KEY WORDS: lumbar disc herniation, low back pain, scoliosis, adolescence.

Hérnia de disco lombar associada a escoliose em uma jovem de 15 anos: relato de caso

RESUMO - Hérnia de disco intervertebral é condição rara em crianças e adolescentes. Alguns relatos isolados e algumas séries foram publicadas. Descrevemos o caso de uma paciente de 15 anos, sem antecedentes relevantes, que apresentou hérnia de disco intervertebral em dois níveis lombares (L4-L5 e L5-S1) associada a escoliose não estrutural que melhorou após a cirurgia, sem necessidade de órtese. Baseados neste caso e no que encontramos na literatura, acreditamos que escoliose associada a hérnia de disco em jovens é resultante apenas de posição antiálgica, não representando necessariamente alteração estrutural.

PALAVRAS-CHAVE: hérnia de disco lombar, escoliose, adolescente.

Intervertebral disc herniation is a rare condition in children and adolescents. Wahren (1946) was the first to report a case of a disc herniation surgery in a 12 years old boy. Since then, some single cases and series have been reported1-6. Less than 1% of lumbar disc herniation surgery occur in patients between 10 and 20 years old and only 0.5% of these discectomies are performed in patients under 16 years. Most of these patients (40% to 70%) have a history of traumatic injuries to the lumbar spine, usually related to sport activity, falls (higher than 1m) and motor vehicle accidents. In patients under sixteen, about 2% of the cases occur at the L3-L4 level and 98% are distributed equally between L4-L5 and L5-S1 levels7. Pain relieve posture is described in nearly 20% of pediatrics patients with lumbar disc herniation, whereby scoliosis is usually present, with the convexity turned to the affected side4.

We report the case of a 15-year-old girl, with no previous history of spinal disease, who presented with a non-traumatic intervertebral disc herniation in two lumbar levels (L4-L5 and L5-S1), associated with a non structural scoliosis, that improved after surgery, without need of further treatment.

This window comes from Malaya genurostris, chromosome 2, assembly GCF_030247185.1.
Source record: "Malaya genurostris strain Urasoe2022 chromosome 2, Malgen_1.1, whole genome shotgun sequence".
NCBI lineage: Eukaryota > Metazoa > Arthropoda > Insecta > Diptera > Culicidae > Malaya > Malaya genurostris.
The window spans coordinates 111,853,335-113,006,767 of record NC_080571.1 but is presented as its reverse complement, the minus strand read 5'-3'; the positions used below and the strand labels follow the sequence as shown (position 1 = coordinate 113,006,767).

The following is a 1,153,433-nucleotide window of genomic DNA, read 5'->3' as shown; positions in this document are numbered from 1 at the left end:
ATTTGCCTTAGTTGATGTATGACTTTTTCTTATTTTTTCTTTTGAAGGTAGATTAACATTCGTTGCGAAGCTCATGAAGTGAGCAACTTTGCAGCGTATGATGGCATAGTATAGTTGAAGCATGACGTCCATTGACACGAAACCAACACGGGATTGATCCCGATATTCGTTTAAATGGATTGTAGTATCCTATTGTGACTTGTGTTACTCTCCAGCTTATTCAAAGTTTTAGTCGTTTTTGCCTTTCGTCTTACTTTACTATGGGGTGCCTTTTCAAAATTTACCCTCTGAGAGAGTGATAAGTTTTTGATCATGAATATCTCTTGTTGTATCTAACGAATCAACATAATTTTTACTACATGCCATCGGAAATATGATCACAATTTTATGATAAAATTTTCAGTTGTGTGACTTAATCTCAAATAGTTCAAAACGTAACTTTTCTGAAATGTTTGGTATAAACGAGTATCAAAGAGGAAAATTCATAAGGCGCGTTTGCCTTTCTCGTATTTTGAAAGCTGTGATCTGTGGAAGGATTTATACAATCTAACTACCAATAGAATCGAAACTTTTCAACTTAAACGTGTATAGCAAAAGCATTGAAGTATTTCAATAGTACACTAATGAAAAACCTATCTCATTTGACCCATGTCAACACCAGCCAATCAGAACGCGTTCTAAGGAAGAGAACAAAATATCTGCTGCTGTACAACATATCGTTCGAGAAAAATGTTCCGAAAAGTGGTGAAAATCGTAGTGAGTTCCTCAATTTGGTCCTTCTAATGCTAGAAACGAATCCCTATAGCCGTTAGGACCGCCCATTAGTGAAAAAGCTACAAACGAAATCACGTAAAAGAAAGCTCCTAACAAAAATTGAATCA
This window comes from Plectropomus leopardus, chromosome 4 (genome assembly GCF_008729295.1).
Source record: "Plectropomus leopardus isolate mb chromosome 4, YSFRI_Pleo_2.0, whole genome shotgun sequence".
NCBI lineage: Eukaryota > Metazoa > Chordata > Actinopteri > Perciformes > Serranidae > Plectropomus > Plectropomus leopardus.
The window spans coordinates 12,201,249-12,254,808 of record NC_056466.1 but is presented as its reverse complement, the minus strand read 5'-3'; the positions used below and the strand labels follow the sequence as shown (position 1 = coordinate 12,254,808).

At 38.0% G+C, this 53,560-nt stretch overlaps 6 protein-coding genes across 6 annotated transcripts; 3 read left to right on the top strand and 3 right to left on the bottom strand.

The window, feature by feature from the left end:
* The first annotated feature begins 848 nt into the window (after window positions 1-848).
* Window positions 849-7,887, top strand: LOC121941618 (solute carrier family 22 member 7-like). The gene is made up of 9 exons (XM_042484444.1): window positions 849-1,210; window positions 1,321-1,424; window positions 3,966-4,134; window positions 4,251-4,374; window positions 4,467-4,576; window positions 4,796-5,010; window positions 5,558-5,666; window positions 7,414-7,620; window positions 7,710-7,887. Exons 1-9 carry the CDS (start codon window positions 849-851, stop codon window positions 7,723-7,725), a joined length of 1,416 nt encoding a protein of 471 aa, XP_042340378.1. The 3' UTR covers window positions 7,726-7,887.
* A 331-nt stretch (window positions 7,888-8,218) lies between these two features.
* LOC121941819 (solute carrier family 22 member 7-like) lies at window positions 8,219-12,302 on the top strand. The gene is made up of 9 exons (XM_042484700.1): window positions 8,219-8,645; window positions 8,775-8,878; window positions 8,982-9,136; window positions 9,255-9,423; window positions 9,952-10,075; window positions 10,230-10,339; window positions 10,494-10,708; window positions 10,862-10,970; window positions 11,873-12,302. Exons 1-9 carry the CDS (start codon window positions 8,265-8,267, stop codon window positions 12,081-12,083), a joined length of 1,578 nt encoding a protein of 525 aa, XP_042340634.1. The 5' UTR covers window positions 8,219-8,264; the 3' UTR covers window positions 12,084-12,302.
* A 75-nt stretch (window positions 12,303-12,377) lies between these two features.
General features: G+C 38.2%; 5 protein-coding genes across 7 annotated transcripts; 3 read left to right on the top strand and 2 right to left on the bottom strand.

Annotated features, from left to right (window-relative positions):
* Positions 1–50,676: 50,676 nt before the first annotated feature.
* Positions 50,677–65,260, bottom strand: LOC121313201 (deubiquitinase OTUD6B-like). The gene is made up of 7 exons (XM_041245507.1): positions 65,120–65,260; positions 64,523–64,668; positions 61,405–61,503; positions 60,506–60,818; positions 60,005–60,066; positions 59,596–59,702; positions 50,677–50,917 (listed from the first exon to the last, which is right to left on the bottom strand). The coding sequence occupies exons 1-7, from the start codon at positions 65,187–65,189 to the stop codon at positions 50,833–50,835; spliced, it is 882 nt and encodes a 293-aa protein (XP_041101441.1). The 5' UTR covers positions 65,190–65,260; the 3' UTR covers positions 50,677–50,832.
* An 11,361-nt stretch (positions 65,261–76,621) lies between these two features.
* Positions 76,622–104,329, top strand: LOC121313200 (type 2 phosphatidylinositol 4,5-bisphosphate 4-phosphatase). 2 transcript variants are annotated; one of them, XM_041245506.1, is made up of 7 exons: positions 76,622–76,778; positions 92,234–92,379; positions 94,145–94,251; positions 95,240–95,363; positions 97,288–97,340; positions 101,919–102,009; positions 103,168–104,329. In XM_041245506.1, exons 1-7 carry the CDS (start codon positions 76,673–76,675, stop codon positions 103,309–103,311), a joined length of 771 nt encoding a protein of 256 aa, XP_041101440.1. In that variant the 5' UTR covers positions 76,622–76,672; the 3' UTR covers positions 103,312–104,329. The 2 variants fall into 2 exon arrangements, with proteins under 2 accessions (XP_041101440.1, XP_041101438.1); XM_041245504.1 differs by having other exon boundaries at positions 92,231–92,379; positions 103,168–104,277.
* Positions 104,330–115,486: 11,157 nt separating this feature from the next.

CASE

A 15 years old girl, caucasian, otherwise healthy, with no history of previous spinal disease, was admitted with difficulty to walk and low back pain ("stabbing"), with diffuse irradiation to the left leg. The onset of symptoms occurred four months before. The pain worsened when sitting and relieved when laying. Fifteen days before admission, she felt weakness in the left leg. On physical examination, a remarkable thoraco–lumbar scoliosis with left convexity was observed, weakness (grade IV) for plantar flexion, dorsal flexion of the left halux and foot were evident, left achilleus reflex was hypoactive, and tactile and pain sensation in left L4, L5 and S1 dermatomes were reduced. Lasègue sign (30º) and a crossed Lasègue sign (45º) were present. Plain X-rays showed a thoraco-lumbar scoliosis with left convexity (Fig 1). On spine CT-scan and MRI films, a central L4-L5 and a paramedian right L5-S1 disc herniation were depicted (Fig 2).



As the patient did not improve with clinical management and physiotherapy, we decided for a two level discectomy. After general anesthesia, we could already notice a significant reduction of the scoliosis. She was submitted to a left posterior approach to the L4-L5 and L5-S1 spaces. Discectomy was performed in both levels, when it became evident that there was an important anterior compression on L5 and S1 left nerve roots. Disc samples showed cartilaginous tissue fragments with mixoid degeneration.